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Saturday, June 11, 2005

nhl- Big TV deal a pipe Dream

from the Buffalo News, National Hockey League owners better accept the fact that their sport is never going to provide them with big national television bucks. Now more than ever.
I first wrote the above statement in June 1992, but it is as valid today as it was 13 years ago. The 1992 column explained the main problem succinctly:
"Hockey is a regional sport with limited television appeal because it is difficult to see the puck and because it is difficult to see players before they join the league. Rookies in the National Football League and the NBA often get three or four years of television exposure during their college days. Most Americans hadn't heard of Mario Lemieux, Pierre Turgeon or Eric Lindros until a few months before the NHL draft."
You can change the names and the assessment would be pretty much the same today, and there is no reason to believe it will change in our lifetime. Living so close to Canada, Western New Yorkers tend to have an inflated view of how important hockey is to the rest of the nation.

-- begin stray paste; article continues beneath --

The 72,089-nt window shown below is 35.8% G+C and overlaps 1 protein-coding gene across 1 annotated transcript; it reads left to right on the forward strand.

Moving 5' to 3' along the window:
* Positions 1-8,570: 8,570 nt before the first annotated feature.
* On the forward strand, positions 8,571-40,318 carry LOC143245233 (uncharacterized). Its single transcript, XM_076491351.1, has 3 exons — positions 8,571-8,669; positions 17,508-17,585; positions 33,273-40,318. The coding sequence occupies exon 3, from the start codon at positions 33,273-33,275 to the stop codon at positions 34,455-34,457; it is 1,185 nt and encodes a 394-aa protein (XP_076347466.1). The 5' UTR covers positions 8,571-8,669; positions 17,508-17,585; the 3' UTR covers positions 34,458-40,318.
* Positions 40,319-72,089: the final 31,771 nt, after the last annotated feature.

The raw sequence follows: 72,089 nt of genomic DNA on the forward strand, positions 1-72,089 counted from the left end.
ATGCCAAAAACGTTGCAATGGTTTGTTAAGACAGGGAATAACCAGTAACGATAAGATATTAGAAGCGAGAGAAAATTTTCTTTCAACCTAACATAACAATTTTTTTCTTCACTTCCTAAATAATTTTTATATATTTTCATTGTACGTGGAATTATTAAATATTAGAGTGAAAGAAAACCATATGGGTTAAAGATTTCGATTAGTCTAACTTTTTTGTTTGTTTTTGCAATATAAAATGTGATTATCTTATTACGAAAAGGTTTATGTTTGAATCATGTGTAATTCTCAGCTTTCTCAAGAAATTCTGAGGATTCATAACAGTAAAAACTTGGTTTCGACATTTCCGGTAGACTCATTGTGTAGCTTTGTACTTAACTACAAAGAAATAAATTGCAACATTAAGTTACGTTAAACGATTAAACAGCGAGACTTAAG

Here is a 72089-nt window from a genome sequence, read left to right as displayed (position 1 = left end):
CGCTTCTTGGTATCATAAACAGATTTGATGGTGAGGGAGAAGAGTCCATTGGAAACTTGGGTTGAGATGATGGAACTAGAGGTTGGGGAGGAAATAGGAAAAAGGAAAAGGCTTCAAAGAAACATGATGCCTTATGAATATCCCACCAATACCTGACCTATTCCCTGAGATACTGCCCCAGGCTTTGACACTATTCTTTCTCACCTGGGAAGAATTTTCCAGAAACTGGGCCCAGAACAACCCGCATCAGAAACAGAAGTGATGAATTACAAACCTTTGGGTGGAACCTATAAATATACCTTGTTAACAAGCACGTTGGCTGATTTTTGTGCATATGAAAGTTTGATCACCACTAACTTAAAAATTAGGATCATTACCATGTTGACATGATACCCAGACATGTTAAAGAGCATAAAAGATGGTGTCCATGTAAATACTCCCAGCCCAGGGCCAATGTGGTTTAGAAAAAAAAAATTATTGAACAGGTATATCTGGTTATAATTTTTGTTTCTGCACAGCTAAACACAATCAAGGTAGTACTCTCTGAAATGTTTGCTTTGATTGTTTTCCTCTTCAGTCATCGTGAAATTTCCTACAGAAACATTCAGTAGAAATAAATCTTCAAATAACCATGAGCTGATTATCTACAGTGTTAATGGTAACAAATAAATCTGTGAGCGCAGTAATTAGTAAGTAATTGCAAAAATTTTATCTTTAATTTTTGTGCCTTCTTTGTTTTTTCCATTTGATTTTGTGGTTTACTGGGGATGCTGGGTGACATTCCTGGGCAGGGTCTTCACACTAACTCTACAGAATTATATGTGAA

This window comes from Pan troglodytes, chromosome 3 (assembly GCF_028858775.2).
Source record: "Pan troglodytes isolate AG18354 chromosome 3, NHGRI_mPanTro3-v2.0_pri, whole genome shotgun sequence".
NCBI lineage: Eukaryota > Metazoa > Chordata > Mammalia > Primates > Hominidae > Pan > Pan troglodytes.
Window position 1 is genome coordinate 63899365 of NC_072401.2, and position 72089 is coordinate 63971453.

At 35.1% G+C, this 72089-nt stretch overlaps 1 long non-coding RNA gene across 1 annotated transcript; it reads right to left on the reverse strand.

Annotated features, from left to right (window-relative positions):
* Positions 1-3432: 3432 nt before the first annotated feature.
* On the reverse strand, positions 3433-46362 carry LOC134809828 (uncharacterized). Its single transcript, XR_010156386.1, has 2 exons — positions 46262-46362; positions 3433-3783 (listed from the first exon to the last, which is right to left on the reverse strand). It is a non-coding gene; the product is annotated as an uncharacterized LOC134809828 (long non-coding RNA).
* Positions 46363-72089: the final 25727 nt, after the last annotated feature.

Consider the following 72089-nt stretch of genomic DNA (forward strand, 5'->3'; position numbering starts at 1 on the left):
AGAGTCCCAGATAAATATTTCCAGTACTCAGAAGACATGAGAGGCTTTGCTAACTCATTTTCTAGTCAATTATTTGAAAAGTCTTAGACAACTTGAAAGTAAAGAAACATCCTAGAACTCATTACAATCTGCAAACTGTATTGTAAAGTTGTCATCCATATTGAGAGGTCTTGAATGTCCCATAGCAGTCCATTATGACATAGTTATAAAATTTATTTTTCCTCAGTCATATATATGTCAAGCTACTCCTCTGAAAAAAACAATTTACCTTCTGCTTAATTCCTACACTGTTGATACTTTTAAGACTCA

It isn't quite as inflated as the rosy view of Larry Quinn, the Buffalo Sabres managing partner, who believes the NHL can eventually get a rights fee of $400 million a year.
The chances of that happening are about equal to the chances that the Sabres and the Bills will win a Stanley Cup and a Super Bowl in the same year. The proposed addition of a shootout to decide tie games will make for exciting TV - for about five or 10 minutes.
Quinn made that statement while discussing the Sabres' lack of concern over ESPN's decision to drop its option to carry NHL games next season for $60 million a year. That figure was half of the $120 million that ESPN and its bigger brother, ABC, had paid in the previous deal. ESPN apparently is willing to pay $30 million....continued...